I never much liked Westerns (or war films) until I decided to watch a whole bunch earlier this decade. I like the sense that you're on your own and that danger is always lurking out there, and there's an element of desperation just to survive. Some of that is very elemental. I'd rec Johnny Guitar, Naked Spur, The Yellow Sky off the top of my head.

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Guns certainly make the USofA uniquely dangerous. And these days gun laws are becoming more permissive than ever, resulting in the dangerous absurdity of young men walking around in public with military type weapons. It's so ridiculously unsafe and likely just a matter of time before a pair of weapon-toters at a BLM rally or other public gathering undertake a mass killing. It's not hard to see what is coming. I was hoping the crazed spectacle of heavily armed men in the balcony above the Michigan legislators was going to be a wake up call and turning point. Instead we're going to wait for something really ugly and on an unimaginable scale before some might take notice. It's scary when insanity becomes the norm.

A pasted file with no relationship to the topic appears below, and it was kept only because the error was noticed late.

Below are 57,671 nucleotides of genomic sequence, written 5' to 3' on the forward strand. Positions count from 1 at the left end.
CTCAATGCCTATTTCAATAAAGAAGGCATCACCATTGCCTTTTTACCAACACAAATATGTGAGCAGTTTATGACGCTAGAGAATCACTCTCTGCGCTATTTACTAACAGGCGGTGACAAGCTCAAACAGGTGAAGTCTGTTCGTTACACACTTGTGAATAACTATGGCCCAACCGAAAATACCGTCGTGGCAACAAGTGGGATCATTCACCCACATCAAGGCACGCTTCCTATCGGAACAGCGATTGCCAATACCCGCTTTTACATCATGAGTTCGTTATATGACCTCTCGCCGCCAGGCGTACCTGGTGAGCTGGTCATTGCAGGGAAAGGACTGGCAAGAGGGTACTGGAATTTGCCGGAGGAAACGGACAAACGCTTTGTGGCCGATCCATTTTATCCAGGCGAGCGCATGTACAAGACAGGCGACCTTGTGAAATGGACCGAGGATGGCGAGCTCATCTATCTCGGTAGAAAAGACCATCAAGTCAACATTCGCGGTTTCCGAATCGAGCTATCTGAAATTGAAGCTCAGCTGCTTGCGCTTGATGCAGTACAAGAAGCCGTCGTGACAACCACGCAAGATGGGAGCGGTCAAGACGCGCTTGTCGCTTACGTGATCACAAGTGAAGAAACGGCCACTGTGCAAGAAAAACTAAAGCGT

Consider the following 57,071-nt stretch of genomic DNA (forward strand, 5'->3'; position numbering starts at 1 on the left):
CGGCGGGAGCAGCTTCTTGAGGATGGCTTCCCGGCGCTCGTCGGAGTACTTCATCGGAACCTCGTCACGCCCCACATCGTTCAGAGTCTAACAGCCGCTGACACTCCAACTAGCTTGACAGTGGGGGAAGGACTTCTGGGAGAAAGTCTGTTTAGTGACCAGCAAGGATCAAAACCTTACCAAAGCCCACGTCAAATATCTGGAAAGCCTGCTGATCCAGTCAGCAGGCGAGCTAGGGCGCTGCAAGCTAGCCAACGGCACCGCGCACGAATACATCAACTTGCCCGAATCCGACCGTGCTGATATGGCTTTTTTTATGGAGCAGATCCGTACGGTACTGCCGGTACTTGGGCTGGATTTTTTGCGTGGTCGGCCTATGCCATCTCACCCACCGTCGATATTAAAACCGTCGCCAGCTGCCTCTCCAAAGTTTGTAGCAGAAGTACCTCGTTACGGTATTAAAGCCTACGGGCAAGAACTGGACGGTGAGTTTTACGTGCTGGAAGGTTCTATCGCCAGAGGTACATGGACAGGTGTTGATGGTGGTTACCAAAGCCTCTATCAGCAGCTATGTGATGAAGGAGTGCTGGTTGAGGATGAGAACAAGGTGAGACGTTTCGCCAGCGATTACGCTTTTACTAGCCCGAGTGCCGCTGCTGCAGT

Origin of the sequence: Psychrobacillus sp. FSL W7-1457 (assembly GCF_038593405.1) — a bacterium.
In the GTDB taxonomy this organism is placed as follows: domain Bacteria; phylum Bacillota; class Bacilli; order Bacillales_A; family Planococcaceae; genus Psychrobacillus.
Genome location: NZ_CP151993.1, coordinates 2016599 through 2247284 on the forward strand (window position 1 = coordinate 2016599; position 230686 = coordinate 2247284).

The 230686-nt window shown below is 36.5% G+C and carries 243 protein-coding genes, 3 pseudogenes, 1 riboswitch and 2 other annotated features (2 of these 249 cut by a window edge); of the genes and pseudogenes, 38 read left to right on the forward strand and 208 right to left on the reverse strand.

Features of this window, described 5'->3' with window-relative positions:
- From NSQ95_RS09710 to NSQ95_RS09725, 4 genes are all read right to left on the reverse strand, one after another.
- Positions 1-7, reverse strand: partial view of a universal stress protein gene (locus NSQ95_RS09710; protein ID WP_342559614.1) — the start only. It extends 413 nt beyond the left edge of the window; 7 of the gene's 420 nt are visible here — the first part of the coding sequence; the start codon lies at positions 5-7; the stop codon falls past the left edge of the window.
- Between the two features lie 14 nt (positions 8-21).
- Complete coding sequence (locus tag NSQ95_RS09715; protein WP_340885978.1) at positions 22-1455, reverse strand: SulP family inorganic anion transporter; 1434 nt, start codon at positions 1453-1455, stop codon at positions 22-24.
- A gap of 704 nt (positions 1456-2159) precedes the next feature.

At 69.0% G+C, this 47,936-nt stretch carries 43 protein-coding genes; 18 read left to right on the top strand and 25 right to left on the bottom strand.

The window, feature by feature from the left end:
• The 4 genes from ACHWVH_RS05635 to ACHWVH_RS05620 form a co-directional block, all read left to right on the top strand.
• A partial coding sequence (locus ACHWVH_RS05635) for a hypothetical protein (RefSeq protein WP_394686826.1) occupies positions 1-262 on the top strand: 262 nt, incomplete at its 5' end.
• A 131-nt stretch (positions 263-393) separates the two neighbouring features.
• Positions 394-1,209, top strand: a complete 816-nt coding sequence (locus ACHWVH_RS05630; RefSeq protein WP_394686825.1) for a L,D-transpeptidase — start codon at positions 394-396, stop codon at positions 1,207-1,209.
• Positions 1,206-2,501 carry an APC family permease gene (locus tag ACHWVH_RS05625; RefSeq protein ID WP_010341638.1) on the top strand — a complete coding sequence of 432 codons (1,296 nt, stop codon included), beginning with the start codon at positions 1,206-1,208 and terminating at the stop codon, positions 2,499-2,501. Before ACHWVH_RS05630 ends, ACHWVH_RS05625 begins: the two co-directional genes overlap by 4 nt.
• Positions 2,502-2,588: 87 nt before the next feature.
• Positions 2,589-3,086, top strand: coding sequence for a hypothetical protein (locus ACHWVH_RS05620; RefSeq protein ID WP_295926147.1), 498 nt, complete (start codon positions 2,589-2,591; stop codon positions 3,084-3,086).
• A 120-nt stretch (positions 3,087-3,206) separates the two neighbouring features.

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Befade
Posted: Sat Sep 26, 2020 6:22 pm Reply with quote
Joined: 20 May 2004 Posts: 3714 Location: AZ
Thanks for your recommendations, Gromit. I believe Iíve meant to see Johnny Guitar because Joan Crawford is in it and I watch her in anything. My other 2 likes were The Violent Men and Lust for Gold. Next up a Fritz Lang film: Rancho Notorious. Theyíre also very macho: the loner, his whiskey, the devoted woman or not, plus the gang of bad actors.

What you say about gun violence now is not unimaginable. Thatís one reason Iíve given up watching the news. I believe intuitively that when you hold a gun it speaks to you. It says shoot.